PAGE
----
hive
AlertMe

British Gas Buys UK Smart Home Pioneer AlertMe In $100M Deal

Next Story

China’s Two Biggest Taxi Apps Reportedly Considering A Merger

The connected home may still be a distant mirage for most average consumers, but in the meantime the technology is becoming big business. Today, British Gas announced it will buy AlertMe, a developer of platforms for running various domestic “smart” devices, in a deal worth £65 million ($100 million), lining up the energy company to provide smart services covering heating, lighting and more. The net cost to British Gas and its owner Centrica will be £44 million ($68 million), after accounting for an existing 21% investment in the company.

In addition to being an investor, British Gas was a user of its services, specifically in its Hive product, which lets you control your heating and hot water remotely. Hive is in use by 150,000 customers today.

Smart home technology may sound like a novelty to some, but it is more than that. It is a way of improving the efficiency and cost associated with energy use, and in many cases it can make everyday life simpler and easier for people.

Founded in 2006, Cambridge, UK-based AlertMe was an early mover in connected home technology — the idea of giving “dumb” services like your heating a network connection that helps calibrate and control them in a more efficient way. (And here’s an interesting fact: AlertMe was a partner of Google’s in one of the search giant’s earliest attempts to tackle the smart home, the now-defunct Powermeter.)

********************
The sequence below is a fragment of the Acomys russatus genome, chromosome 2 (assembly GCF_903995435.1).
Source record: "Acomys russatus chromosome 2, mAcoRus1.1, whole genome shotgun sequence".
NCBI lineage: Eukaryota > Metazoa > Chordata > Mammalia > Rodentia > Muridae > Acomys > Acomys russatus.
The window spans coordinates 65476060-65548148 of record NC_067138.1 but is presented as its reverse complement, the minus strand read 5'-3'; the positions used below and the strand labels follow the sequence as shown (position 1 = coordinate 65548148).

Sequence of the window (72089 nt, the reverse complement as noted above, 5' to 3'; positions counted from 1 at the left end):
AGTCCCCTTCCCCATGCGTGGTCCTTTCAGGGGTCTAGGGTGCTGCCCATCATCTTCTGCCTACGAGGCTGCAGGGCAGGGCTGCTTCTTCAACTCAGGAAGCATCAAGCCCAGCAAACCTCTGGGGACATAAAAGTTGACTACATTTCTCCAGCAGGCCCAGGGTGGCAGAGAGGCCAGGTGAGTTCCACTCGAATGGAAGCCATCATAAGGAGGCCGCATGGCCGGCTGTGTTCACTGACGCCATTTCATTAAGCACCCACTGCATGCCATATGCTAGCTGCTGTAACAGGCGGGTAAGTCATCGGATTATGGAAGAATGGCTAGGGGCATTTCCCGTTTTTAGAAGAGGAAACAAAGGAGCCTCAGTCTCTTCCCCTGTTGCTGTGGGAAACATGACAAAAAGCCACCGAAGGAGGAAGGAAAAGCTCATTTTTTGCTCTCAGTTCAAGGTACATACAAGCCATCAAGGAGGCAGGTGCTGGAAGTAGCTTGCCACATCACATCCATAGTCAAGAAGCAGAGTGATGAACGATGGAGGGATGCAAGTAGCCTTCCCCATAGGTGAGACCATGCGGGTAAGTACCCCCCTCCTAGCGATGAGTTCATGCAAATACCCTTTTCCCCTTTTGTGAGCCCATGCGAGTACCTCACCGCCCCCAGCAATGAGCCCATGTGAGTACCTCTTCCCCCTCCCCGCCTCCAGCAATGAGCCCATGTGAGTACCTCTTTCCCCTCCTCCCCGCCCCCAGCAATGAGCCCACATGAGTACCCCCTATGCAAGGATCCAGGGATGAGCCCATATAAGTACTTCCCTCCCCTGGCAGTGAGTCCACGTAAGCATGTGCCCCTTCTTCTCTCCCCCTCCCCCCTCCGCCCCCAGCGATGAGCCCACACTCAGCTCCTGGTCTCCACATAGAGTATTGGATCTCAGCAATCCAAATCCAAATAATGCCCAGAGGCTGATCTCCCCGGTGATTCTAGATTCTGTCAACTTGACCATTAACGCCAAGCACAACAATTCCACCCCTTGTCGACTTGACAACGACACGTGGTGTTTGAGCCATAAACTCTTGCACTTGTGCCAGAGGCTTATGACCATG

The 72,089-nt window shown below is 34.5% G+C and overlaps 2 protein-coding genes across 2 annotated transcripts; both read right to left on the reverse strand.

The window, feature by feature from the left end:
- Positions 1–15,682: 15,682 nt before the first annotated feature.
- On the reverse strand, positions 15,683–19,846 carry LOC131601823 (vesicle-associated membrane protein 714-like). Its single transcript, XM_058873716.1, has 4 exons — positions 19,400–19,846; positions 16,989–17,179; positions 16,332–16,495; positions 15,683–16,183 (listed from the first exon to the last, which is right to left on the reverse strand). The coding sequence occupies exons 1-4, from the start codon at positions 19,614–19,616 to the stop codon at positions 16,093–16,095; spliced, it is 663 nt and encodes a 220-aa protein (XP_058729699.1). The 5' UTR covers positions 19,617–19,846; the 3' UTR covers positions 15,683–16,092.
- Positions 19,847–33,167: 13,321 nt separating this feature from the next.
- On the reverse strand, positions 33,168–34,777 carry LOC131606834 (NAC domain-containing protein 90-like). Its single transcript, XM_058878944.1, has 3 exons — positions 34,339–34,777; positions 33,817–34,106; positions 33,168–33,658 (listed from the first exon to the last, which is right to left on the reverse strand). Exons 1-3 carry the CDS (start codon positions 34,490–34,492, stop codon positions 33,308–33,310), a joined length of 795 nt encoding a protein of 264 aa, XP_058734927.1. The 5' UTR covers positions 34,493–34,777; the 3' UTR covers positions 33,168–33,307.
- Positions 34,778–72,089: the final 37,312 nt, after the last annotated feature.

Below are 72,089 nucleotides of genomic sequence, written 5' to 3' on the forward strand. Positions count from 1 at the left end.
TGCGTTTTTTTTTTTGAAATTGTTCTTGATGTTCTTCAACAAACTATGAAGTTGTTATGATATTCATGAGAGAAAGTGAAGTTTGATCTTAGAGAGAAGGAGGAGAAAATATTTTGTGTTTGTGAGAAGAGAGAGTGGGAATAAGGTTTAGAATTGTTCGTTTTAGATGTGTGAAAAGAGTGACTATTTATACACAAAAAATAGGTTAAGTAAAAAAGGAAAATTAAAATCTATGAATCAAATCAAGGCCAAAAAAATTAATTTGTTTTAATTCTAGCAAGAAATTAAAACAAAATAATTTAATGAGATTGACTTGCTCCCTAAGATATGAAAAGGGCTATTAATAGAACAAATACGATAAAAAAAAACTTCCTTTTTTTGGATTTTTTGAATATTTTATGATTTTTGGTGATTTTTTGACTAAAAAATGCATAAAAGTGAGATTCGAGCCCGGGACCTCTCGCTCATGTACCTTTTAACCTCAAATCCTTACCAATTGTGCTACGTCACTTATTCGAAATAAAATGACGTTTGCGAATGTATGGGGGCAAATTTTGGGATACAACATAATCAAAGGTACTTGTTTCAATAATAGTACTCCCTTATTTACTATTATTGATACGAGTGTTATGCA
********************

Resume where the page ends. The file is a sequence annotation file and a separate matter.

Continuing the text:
AlertMe provides an end-to-end service in the form of a platform that lets different devices and applications communicate with each other and provide a complete picture to customers of their energy use. The company had raised a total of $36.8 million from backers that also included Index Ventures, VantagePoint Capital Partners, SET Venture Partners and Good Energies.

“AlertMe has been the pioneer in establishing and growing the Internet of Things commercially in the UK and USA,” said Mary Turner, CEO of AlertMe, in a statement. “We have created a market-leading Internet of Things platform and a highly experienced team of technologists and operational capability, which together have given us proven ability to serve mass market customers. We are excited to move forward with British Gas, with an opportunity to roll out service for tens of millions of homes, and to realise our ambition for further global distribution.”

But even as an early mover, AlertMe didn’t really have much in the way of critical mass. The company says its technology was in use in 200,000 homes, with “personalized energy data services” in 500,000 homes, with many of those in the form of smart meters. (In terms of data points the numbers are much higher: there are 1 billion smart reader readings taken each month and 10 billion internet of things data points overall.)

With its new asset, British Gas, which is owned by energy conglomerate Centrica, will potentially be turbo charging AlertMe’s business, including rolling out new smart home products that control other aspects of the home beyond just heating.